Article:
Monday, 23 February 2009


I'm pleased to read that Jade Goody sees more in life than money. It's good to hear that the former Big Brother contestant, dying of cancer, has found God. At her wedding she said she was "praying for a miracle"; she wants her sons to be baptised as Christians so they can "keep in touch in the future"; and she has started to go to church and reading the Bible which "really helps".

For someone who has drug-abusing parents, lost a baby and been physically abused, it's great that she finally now seems to have turned her own life around before she dies. So if her ill-health has prompted an increase in cervical cancer tests, shouldn't her Christian faith prompt an increase in people going to church [eg in Whitby, right!]? Maybe I'm being a bit optimistic, but she really would have made an impact then - and wouldn't go down as the worst portrayal of an Essex girl in history (they're not all that bad).


Subeditors are very important human beings in a newsroom, yet it seems media commentator Roy Greenslade is leading a crusade against them. I wonder how bad newspapers would really be if you took out the person who checks for mistakes and corrects copy. The amount of factual errors in the nationals is actually quite low, contrary to common belief, but there's far more in the local papers which have less resources, less time and less money to avoid mistakes.

I work as news editor on the University of Sheffield student newspaper, Forge Press, and often have to go through copy from our journalists with a variety of boxes to tick. For example, ensuring that it's not libellous, it has no typos, it's stylistically accurate and that it's factually correct. I've still got much to learn as a journalist, but if I'm subbing copy by other students, then surely the further you go up in the journalistic food chain there will still be many problems that have to be 'subbed' out. Without subeditors, quality journalism in this country will go down the pan, as if there are mistakes in abundance throughout a paper, people simply won't buy newspapers. And you can't trust a journalist to check their own work as they often get very protective about it...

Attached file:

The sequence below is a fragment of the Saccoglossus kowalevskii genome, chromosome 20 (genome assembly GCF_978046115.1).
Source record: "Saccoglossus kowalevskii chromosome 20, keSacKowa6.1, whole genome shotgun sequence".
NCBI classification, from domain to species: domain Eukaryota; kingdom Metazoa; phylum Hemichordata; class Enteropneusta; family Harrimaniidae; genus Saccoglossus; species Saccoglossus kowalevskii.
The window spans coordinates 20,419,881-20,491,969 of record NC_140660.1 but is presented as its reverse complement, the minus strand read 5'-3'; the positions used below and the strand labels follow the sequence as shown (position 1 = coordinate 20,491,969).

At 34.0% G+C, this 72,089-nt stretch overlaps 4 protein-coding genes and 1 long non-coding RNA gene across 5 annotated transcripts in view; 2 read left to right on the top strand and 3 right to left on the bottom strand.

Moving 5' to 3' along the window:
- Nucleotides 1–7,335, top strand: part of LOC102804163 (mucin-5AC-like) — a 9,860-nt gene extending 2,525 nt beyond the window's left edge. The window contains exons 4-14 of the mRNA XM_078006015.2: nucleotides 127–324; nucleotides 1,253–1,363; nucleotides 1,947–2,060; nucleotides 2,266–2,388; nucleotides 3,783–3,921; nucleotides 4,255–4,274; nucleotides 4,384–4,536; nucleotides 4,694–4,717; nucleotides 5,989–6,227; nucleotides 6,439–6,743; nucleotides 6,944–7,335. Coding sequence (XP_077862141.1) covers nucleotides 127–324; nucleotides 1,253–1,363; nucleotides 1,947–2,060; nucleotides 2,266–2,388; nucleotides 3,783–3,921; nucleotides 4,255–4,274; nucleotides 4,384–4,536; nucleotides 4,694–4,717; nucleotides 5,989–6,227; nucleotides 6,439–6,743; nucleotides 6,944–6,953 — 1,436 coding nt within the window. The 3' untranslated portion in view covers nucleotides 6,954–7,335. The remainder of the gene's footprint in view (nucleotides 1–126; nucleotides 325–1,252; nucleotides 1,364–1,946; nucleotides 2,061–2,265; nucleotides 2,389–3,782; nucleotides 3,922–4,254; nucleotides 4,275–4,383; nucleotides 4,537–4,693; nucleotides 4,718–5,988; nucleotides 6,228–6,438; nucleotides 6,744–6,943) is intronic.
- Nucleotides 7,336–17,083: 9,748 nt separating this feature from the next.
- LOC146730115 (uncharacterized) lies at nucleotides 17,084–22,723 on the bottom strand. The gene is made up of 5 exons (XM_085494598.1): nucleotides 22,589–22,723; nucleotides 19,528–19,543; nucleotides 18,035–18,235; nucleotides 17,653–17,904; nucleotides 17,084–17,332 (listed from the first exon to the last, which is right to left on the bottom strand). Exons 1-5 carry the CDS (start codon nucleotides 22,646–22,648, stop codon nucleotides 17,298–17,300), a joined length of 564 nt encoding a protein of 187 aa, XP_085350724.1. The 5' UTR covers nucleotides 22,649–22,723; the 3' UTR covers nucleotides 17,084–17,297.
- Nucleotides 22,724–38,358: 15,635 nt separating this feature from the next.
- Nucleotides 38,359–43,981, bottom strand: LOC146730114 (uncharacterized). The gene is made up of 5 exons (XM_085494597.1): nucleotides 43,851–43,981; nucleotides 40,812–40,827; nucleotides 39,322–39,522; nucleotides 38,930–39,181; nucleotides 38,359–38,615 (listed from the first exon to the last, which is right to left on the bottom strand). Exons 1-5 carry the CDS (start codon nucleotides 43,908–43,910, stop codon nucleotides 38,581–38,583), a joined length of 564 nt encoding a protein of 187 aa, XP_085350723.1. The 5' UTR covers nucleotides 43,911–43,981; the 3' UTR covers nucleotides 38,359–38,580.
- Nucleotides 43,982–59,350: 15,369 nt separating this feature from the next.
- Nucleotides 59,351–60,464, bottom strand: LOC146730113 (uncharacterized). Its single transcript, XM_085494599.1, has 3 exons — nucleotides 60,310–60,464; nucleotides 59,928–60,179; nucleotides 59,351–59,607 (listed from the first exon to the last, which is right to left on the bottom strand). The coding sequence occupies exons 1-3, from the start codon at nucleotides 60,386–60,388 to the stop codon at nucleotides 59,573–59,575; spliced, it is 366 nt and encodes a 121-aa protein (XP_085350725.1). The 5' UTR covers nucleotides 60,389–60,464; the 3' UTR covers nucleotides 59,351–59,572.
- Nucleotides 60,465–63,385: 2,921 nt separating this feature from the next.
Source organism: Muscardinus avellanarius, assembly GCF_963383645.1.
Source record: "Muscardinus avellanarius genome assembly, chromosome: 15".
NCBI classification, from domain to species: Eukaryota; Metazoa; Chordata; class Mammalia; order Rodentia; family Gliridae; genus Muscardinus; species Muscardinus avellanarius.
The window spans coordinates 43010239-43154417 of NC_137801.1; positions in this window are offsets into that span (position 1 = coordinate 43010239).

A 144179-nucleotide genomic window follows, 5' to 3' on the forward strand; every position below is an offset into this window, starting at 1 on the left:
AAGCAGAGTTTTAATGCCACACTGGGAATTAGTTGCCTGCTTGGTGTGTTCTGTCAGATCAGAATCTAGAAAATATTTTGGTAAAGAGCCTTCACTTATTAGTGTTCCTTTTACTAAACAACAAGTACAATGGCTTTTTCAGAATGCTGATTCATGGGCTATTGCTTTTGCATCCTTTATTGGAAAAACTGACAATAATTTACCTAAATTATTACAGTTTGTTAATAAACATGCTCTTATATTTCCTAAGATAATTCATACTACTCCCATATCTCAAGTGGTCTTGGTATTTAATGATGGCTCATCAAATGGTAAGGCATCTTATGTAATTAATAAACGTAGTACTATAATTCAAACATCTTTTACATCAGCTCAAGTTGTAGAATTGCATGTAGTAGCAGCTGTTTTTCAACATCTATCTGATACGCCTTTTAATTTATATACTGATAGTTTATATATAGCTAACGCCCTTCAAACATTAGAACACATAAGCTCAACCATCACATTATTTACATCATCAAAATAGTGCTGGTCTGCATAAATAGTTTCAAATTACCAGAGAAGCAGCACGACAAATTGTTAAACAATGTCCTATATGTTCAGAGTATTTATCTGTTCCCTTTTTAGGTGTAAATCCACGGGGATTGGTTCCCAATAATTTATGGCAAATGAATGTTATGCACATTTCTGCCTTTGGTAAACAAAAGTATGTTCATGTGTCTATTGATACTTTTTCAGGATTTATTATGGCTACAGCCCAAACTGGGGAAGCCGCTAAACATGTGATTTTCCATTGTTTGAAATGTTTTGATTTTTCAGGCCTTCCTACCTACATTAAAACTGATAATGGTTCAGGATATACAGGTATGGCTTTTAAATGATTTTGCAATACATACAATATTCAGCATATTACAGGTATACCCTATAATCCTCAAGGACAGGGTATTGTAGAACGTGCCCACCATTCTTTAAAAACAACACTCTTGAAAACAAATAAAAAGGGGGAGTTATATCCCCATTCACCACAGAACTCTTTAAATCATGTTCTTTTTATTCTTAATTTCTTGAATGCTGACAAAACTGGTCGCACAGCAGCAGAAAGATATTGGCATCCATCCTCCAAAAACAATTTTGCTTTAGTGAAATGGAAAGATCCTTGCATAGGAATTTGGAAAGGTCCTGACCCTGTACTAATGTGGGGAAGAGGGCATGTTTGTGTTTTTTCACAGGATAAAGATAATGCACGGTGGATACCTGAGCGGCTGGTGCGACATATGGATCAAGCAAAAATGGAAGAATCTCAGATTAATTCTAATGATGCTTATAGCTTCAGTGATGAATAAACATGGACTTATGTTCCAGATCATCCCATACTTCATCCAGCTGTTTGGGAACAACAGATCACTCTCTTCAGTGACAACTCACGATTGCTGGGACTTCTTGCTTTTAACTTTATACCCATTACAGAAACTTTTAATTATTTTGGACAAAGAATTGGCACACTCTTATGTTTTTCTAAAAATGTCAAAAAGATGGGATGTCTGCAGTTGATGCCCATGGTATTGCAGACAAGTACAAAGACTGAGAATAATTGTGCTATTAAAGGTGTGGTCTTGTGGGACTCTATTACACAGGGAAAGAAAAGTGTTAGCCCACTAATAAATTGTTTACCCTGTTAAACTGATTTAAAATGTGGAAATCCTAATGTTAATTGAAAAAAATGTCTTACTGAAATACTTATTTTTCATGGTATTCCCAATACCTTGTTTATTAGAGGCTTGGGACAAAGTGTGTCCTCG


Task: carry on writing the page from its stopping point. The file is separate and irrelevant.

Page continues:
I've recently been introduced to the wonderful world of swing dance by a friend, and found it's great fun - like a whole new lease of life! I did modern dance until I was about 15 years old but back in my early childhood I did more ballet, tap and jazz. Being a tenor saxophonist it's often me playing jazz, but it was nice to have the chance to actually try dancing to it, and I was pleasantly surprised that I really enjoyed myself.

I think dance is a very underrated way of keeping fit, as whilst I go to the gym to do rowing three/four times a week, it's much more fun learning some steps on the floor. And indeed the government seem to think the same, as a pilot scheme is being launched where children at 26 schools will be taught ballroom to fight obesity across the country. A good idea indeed. However I still watch in awe at those who've been dancing much longer than me, and hoping that one day I will make the grade! Practice makes perfect, I suppose.